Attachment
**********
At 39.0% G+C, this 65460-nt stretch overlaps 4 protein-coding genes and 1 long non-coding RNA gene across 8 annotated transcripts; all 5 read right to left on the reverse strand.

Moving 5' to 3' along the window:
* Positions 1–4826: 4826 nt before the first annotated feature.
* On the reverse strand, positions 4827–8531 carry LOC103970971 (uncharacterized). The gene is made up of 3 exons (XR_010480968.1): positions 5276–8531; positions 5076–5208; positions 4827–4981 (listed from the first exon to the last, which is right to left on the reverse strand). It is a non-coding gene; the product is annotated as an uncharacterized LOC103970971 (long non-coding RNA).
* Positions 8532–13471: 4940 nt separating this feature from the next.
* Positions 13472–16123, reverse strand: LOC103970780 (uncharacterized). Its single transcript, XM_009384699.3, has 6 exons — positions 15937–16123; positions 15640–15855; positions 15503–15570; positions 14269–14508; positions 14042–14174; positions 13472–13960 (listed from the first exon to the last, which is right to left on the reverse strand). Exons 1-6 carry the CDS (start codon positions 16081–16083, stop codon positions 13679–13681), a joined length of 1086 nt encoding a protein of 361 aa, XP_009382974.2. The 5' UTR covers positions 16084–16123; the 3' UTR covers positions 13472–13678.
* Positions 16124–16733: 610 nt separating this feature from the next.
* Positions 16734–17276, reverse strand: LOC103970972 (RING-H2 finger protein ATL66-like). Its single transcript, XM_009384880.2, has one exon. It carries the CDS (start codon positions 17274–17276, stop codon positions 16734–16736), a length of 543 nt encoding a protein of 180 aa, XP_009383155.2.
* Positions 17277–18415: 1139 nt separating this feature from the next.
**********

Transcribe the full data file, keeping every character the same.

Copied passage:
At 39.0% G+C, this 65460-nt stretch overlaps 4 protein-coding genes and 1 long non-coding RNA gene across 8 annotated transcripts; all 5 read right to left on the reverse strand.

Moving 5' to 3' along the window:
* Positions 1–4826: 4826 nt before the first annotated feature.
* On the reverse strand, positions 4827–8531 carry LOC103970971 (uncharacterized). The gene is made up of 3 exons (XR_010480968.1): positions 5276–8531; positions 5076–5208; positions 4827–4981 (listed from the first exon to the last, which is right to left on the reverse strand). It is a non-coding gene; the product is annotated as an uncharacterized LOC103970971 (long non-coding RNA).
* Positions 8532–13471: 4940 nt separating this feature from the next.
* Positions 13472–16123, reverse strand: LOC103970780 (uncharacterized). Its single transcript, XM_009384699.3, has 6 exons — positions 15937–16123; positions 15640–15855; positions 15503–15570; positions 14269–14508; positions 14042–14174; positions 13472–13960 (listed from the first exon to the last, which is right to left on the reverse strand). Exons 1-6 carry the CDS (start codon positions 16081–16083, stop codon positions 13679–13681), a joined length of 1086 nt encoding a protein of 361 aa, XP_009382974.2. The 5' UTR covers positions 16084–16123; the 3' UTR covers positions 13472–13678.
* Positions 16124–16733: 610 nt separating this feature from the next.
* Positions 16734–17276, reverse strand: LOC103970972 (RING-H2 finger protein ATL66-like). Its single transcript, XM_009384880.2, has one exon. It carries the CDS (start codon positions 17274–17276, stop codon positions 16734–16736), a length of 543 nt encoding a protein of 180 aa, XP_009383155.2.
* Positions 17277–18415: 1139 nt separating this feature from the next.